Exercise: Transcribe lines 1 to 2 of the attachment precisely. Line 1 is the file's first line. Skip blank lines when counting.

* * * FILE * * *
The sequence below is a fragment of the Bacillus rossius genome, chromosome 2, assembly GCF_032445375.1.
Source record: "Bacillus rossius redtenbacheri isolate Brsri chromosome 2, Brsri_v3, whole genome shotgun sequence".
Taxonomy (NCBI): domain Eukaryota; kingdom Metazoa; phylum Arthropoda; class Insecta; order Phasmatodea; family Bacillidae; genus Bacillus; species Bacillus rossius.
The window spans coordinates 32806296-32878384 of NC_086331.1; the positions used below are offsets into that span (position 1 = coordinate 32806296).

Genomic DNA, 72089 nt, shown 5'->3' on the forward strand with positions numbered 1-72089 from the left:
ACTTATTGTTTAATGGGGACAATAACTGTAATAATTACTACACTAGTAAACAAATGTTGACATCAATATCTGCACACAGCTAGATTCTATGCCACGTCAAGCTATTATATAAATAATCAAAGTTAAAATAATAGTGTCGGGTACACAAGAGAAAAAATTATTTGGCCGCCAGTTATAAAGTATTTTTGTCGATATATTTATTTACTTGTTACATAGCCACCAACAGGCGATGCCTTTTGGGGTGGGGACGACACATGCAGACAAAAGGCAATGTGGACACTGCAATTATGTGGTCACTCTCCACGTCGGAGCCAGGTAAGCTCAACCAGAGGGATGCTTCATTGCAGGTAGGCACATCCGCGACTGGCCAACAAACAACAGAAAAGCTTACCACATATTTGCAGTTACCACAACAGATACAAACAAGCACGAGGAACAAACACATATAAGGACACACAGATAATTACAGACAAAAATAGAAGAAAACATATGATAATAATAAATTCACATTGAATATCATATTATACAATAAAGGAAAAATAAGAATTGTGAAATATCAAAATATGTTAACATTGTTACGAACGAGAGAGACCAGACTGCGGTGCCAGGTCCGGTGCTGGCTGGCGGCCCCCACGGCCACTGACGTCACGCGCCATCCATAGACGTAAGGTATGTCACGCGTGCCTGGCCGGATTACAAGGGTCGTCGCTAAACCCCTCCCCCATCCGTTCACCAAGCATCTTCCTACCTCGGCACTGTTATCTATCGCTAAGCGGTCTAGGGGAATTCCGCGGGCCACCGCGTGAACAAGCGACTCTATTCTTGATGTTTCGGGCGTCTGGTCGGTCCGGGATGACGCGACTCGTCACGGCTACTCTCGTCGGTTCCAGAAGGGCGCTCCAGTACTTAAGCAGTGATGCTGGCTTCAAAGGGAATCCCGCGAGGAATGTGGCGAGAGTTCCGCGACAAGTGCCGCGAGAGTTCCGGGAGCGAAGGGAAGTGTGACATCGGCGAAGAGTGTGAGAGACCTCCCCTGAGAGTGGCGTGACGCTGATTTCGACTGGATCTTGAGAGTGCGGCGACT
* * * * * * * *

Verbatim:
The sequence below is a fragment of the Bacillus rossius genome, chromosome 2, assembly GCF_032445375.1.
Source record: "Bacillus rossius redtenbacheri isolate Brsri chromosome 2, Brsri_v3, whole genome shotgun sequence".